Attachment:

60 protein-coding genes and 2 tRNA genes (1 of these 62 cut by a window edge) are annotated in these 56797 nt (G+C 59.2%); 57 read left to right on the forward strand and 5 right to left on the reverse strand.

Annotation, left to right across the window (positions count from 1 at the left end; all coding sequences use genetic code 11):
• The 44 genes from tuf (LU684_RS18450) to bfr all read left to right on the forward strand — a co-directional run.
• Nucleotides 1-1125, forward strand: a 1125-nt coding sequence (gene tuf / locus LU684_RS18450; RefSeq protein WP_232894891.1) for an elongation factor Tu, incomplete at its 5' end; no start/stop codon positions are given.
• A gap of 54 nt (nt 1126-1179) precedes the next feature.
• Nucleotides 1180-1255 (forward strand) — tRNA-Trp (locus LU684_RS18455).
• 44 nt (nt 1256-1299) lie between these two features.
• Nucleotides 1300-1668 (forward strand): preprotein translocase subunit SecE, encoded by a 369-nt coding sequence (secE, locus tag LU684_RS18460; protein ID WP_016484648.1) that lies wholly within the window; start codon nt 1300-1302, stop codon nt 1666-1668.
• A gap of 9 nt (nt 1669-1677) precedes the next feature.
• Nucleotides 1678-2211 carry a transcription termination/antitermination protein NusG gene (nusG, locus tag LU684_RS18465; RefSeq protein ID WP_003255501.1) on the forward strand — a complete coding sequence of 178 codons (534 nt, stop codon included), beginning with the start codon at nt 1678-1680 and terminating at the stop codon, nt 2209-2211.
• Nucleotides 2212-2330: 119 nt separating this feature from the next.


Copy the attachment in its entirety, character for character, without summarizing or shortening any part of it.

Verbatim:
60 protein-coding genes and 2 tRNA genes (1 of these 62 cut by a window edge) are annotated in these 56797 nt (G+C 59.2%); 57 read left to right on the forward strand and 5 right to left on the reverse strand.

Annotation, left to right across the window (positions count from 1 at the left end; all coding sequences use genetic code 11):
• The 44 genes from tuf (LU684_RS18450) to bfr all read left to right on the forward strand — a co-directional run.
• Nucleotides 1-1125, forward strand: a 1125-nt coding sequence (gene tuf / locus LU684_RS18450; RefSeq protein WP_232894891.1) for an elongation factor Tu, incomplete at its 5' end; no start/stop codon positions are given.
• A gap of 54 nt (nt 1126-1179) precedes the next feature.
• Nucleotides 1180-1255 (forward strand) — tRNA-Trp (locus LU684_RS18455).
• 44 nt (nt 1256-1299) lie between these two features.
• Nucleotides 1300-1668 (forward strand): preprotein translocase subunit SecE, encoded by a 369-nt coding sequence (secE, locus tag LU684_RS18460; protein ID WP_016484648.1) that lies wholly within the window; start codon nt 1300-1302, stop codon nt 1666-1668.
• A gap of 9 nt (nt 1669-1677) precedes the next feature.
• Nucleotides 1678-2211 carry a transcription termination/antitermination protein NusG gene (nusG, locus tag LU684_RS18465; RefSeq protein ID WP_003255501.1) on the forward strand — a complete coding sequence of 178 codons (534 nt, stop codon included), beginning with the start codon at nt 1678-1680 and terminating at the stop codon, nt 2209-2211.
• Nucleotides 2212-2330: 119 nt separating this feature from the next.